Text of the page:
Card processors like Visa Incorporated (NYSE:V) have done extremely well over the last few years and investors may be getting anxious to take profits. Shares have been downgraded twice this year and several firms have hold or neutral ratings. Generational lows in household debt and opportunities in emerging markets could mean another strong year in 2014 and investors could be nicely rewarded.
Market leader in a growing industry
Visa operates the world's largest network of retail electronic payments with more than 12,000 U.S. issuing partners and 3,000 foreign issuers. The company accounts for about half of all credit card transactions and three-quarters of debit card transactions.
Payments volume was up 7% in 2012 to $3.9 billion, slightly off the 11% compound annual rate over the last five years. Despite a lower household debt level and lower growth in payments volume, the number of cards outstanding increased by 8% last year, above the 6% compound annual rate over the last five years.
More cards and lower current debt levels means a lot of potential for consumer credit spending going forward.
The company repurchased six million shares during the most recent quarter, nearly exhausting the amount authorized for repurchase before the Board of Directors announced another $1.5 billion authorization through July 2014. The new authorization represents just over one percent of the shares outstanding. Combined with the dividend, the company could potentially return $2.35 billion to shareholders in fiscal 2013 and will still probably have upwards of $5 billion in free cash flow.
The shares have returned an annualized 30% over the last five years and are up over 39% just in the last year. The stock trades for 23.8 times trailing earnings, under the price multiple for rival Mastercard (NYSE:MA) and well under their five-year average of 39.8 times earnings.
Despite the big run in the shares over the last year, there is good reason to believe that next year's returns could be just as good.
Generational lows in debt service could translate to more spending ahead
Since the beginning of the Great Recession, U.S. households have drastically reduced their debt burden. The debt service ratio, reported quarterly by the Federal Reserve, measures the amount of debt payments as a percent of disposable personal income and has recently fallen to levels not seen since 1980. Lower mortgage rates and a decline in credit card usage have been strong impetuses in better household balance sheets.
Interest rates will probably increase over the next several years and the household DSR may not fall much further but there is significant room for additional spending. Consumer credit liabilities stood at $2.97 trillion in the second quarter, about 23% of the total $12.9 trillion in household liabilities. If the DSR were to return to the long-term average of 11.9%, that could add another $42 billion in consumer credit purchases in the United States alone.
As with most international firms, emerging markets are where the real growth is being achieved. Visa has just one-fourth the number of foreign partners as it does domestically and many of those are in other developed markets.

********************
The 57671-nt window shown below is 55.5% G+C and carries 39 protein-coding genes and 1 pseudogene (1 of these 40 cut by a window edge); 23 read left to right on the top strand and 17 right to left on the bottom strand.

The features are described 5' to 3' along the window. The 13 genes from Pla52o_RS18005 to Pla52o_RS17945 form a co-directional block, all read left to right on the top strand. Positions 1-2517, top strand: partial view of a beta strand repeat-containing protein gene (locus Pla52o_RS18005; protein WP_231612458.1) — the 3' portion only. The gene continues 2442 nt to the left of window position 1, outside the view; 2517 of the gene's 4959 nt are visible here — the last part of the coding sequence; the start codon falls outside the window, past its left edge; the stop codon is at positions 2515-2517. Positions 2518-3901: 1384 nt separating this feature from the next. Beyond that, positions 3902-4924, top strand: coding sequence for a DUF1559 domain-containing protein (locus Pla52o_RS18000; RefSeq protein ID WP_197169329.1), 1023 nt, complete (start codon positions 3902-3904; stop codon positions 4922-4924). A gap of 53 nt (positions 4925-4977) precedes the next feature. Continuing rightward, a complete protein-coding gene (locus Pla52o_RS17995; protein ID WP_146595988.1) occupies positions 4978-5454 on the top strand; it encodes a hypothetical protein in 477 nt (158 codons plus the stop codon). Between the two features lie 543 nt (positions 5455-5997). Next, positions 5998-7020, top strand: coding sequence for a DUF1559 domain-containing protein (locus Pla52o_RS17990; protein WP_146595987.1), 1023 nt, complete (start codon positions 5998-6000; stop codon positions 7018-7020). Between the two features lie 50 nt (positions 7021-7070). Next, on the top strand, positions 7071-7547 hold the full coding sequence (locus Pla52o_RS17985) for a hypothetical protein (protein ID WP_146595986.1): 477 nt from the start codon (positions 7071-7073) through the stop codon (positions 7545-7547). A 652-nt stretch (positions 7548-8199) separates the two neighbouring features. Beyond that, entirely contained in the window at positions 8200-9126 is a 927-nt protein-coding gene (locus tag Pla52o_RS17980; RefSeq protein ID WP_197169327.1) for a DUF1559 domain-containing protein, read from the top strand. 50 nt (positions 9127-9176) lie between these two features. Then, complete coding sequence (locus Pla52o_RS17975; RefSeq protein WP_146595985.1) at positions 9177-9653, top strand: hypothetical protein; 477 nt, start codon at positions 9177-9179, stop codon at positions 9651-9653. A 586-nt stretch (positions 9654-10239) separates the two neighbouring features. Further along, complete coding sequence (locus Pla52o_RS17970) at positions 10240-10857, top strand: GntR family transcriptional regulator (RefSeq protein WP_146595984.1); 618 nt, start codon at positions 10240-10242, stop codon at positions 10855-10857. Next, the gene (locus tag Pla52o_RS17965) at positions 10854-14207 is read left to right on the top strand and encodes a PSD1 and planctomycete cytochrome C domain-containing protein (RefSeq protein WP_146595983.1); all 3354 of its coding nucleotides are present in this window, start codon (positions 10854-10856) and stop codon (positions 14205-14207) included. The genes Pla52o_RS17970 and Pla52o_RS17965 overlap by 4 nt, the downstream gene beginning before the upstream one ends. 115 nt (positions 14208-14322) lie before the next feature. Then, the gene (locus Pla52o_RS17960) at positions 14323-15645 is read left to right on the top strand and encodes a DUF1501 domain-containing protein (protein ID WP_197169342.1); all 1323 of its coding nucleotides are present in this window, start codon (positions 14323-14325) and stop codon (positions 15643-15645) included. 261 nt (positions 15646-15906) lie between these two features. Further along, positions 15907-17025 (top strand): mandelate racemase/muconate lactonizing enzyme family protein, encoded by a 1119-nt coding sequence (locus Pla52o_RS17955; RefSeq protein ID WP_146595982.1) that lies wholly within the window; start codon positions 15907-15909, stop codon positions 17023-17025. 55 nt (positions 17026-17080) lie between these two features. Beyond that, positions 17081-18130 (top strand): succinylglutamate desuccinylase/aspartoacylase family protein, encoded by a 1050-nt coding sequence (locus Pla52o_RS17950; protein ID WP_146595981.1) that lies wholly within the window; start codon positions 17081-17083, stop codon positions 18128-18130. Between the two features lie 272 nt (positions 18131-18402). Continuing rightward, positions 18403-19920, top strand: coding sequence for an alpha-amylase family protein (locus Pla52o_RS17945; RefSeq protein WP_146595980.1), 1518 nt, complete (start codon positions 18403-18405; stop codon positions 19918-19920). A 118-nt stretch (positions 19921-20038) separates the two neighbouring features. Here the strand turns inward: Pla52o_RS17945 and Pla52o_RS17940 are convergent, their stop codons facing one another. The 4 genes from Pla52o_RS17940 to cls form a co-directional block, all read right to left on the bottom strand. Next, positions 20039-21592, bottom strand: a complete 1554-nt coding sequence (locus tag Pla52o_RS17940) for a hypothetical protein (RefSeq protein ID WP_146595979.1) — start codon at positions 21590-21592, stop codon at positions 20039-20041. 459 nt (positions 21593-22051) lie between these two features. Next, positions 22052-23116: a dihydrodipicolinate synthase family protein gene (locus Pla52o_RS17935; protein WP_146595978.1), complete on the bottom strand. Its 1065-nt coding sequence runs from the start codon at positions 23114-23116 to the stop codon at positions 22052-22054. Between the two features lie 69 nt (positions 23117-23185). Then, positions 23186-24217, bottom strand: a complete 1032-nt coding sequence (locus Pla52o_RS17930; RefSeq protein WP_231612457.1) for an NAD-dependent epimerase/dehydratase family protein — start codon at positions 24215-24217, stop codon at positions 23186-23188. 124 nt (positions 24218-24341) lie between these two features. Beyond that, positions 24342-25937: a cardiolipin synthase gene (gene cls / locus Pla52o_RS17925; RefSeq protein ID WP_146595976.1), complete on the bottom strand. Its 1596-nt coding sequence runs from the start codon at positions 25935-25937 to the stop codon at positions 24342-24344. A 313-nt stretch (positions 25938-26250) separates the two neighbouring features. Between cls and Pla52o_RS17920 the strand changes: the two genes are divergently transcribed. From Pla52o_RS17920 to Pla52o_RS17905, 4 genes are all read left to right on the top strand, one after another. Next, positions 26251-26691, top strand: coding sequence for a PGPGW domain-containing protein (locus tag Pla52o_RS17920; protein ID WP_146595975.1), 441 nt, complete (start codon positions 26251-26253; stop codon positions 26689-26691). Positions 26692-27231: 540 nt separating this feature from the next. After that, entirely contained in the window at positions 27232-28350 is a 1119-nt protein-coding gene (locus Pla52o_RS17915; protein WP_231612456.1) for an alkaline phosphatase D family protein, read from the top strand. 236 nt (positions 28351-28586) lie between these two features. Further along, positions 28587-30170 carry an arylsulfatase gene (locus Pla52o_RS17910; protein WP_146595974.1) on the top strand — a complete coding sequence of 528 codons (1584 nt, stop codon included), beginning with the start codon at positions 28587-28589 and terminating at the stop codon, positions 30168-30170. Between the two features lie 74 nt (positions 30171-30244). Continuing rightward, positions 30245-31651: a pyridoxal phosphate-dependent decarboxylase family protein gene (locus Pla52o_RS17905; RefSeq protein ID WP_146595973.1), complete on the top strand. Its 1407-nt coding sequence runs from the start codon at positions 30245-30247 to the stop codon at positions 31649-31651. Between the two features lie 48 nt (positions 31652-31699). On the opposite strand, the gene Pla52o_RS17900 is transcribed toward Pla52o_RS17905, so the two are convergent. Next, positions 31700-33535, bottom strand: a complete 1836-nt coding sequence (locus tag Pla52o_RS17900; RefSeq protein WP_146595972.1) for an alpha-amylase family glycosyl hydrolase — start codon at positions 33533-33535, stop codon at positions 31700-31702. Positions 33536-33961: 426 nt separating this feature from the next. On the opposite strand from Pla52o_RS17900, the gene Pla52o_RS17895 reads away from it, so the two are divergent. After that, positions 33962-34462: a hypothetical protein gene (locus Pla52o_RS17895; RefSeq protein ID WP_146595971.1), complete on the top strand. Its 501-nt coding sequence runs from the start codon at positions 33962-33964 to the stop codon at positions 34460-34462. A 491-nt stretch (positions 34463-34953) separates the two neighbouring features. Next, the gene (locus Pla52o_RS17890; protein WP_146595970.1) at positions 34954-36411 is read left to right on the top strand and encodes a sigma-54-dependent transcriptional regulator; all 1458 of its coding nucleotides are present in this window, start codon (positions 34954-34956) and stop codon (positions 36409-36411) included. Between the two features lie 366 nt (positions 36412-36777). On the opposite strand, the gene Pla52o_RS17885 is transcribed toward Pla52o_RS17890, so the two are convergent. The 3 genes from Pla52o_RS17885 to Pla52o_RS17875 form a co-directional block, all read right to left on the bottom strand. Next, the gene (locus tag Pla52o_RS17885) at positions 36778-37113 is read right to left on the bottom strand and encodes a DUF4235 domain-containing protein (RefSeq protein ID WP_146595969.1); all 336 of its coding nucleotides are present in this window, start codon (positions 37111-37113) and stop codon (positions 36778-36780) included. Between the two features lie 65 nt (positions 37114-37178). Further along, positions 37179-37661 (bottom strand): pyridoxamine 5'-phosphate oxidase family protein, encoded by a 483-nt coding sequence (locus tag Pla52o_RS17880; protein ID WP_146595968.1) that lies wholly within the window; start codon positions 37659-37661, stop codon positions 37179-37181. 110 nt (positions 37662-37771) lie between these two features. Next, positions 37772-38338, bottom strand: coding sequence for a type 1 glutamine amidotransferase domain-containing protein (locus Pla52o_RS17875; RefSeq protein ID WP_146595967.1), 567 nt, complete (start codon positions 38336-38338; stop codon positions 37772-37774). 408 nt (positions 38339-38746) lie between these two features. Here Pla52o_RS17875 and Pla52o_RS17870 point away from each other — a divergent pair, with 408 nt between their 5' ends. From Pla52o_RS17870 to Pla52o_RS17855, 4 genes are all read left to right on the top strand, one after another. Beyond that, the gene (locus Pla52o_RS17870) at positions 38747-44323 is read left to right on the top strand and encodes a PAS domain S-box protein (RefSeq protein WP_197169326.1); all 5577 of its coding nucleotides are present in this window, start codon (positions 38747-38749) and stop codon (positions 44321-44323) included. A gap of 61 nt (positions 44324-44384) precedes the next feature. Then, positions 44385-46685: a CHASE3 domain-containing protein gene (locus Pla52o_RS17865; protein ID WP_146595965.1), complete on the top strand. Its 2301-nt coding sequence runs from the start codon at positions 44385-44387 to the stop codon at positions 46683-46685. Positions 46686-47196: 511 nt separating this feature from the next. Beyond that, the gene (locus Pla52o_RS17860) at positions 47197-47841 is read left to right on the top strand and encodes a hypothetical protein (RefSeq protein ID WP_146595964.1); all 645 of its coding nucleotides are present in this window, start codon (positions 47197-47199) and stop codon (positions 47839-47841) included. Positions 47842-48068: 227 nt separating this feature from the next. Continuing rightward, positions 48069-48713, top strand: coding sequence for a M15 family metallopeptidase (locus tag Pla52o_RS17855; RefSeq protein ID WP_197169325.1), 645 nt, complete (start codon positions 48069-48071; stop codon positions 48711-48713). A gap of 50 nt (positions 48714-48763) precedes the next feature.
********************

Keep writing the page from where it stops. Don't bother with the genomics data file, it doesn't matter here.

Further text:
The company has just half the penetration in emerging markets but has increased purchases in these markets by an annualized 10% over the last four years, compared to a compound growth of 3% in developed markets. Penetration in emerging markets has increased about one percent a year over the last four and could continue for several more years until convergence slows the pace of growth.
Consumers in these emerging markets use cash and checks for 62% of purchases, compared to just 41% in the developed markets. That means that Visa could see very strong growth as it increases the number of cards in the market and people shift more purchases to cards.
Expectations for fiscal 2014 are for just 11% revenue growth to $13.16 billion and earnings of $8.90 per share. This is despite the fact that sales have grown by an average of 15% over the last three years and global growth should pick up next year. My own estimates call for earnings of $9.48 per share on sales of $13.8 billion. Even this could be a conservative estimate if the U.S. consumer re-leverages back to the long-term average.
On earnings of $9.48 per share and multiple expansion to 27 times trailing, the shares could hit $256 over the next year. Granted, a 29% rise in the share price is not quite the increase seen over the last year but is still an extremely solid return.
No reason to take profits yet
After five years of stellar returns, investors may be tempted to take profits in Visa. Despite the steep gains, the shares trade at a reasonable valuation under their five year average and in-line with peers. Generational lows in household debt service and long-term opportunities in emerging markets mean even stronger revenue and profits ahead.
Disclosure: I have no positions in any stocks mentioned, and no plans to initiate any positions within the next 72 hours. I wrote this article myself, and it expresses my own opinions. I am not receiving compensation for it (other than from Seeking Alpha). I have no business relationship with any company whose stock is mentioned in this article.